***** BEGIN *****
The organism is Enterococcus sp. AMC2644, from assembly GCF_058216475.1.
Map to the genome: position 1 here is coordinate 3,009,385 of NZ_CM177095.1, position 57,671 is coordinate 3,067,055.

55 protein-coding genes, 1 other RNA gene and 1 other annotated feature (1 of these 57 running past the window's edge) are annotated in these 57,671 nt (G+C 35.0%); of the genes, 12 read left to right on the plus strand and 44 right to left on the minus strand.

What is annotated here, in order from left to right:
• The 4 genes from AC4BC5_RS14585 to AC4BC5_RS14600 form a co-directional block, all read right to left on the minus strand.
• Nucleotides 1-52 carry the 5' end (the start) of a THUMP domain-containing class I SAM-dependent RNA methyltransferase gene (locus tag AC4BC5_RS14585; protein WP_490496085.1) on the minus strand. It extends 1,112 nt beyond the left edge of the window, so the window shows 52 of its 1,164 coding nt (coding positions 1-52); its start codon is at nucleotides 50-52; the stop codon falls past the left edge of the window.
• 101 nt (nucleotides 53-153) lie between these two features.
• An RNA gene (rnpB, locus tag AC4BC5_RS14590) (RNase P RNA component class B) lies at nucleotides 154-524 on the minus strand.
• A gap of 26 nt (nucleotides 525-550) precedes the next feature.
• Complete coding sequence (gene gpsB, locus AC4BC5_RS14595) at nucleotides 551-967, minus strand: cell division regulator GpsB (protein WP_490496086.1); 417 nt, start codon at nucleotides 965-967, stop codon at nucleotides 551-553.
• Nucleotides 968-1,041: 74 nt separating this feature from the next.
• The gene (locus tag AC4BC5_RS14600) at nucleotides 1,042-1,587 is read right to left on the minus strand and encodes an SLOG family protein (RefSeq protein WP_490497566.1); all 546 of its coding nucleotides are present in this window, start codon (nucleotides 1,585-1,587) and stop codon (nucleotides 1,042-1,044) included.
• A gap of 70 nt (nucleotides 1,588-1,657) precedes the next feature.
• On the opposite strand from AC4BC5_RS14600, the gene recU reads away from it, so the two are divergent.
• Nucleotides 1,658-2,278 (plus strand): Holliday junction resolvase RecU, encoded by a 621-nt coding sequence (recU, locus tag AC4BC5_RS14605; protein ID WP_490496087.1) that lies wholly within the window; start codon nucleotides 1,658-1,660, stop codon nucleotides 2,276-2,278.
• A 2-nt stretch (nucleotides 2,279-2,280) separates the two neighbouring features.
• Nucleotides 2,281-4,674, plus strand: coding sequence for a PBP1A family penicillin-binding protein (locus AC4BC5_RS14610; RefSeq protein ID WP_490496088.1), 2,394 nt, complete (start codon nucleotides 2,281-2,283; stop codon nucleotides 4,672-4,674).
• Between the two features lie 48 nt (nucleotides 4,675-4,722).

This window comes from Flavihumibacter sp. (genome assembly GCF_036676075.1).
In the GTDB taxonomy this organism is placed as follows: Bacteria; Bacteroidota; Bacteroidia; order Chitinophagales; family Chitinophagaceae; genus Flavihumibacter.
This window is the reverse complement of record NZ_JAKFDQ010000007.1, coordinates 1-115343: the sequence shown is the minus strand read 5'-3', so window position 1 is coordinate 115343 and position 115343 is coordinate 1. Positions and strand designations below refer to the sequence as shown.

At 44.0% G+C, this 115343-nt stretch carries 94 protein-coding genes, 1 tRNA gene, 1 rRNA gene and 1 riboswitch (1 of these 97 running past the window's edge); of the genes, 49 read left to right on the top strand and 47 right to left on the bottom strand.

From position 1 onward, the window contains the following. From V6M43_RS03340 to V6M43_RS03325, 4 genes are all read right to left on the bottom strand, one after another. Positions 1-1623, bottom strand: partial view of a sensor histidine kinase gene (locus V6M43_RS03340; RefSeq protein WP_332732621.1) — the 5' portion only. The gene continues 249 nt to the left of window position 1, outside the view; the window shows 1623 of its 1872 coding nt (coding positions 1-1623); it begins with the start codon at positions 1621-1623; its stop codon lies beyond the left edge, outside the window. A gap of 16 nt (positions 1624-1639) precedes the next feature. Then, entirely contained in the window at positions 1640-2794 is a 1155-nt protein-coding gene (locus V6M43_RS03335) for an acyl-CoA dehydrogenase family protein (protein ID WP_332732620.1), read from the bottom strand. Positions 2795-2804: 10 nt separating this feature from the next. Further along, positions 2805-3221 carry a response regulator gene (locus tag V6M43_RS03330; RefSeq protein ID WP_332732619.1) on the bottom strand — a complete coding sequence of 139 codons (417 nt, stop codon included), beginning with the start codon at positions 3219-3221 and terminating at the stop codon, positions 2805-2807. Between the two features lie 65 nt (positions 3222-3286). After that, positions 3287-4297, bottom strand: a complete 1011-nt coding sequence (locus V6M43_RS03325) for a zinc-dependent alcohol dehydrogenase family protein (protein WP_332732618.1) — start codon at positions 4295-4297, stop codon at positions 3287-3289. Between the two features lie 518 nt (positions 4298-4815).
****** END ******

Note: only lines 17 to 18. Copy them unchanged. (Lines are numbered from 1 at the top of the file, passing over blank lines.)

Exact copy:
• Nucleotides 2,281-4,674, plus strand: coding sequence for a PBP1A family penicillin-binding protein (locus AC4BC5_RS14610; RefSeq protein ID WP_490496088.1), 2,394 nt, complete (start codon nucleotides 2,281-2,283; stop codon nucleotides 4,672-4,674).
• Between the two features lie 48 nt (nucleotides 4,675-4,722).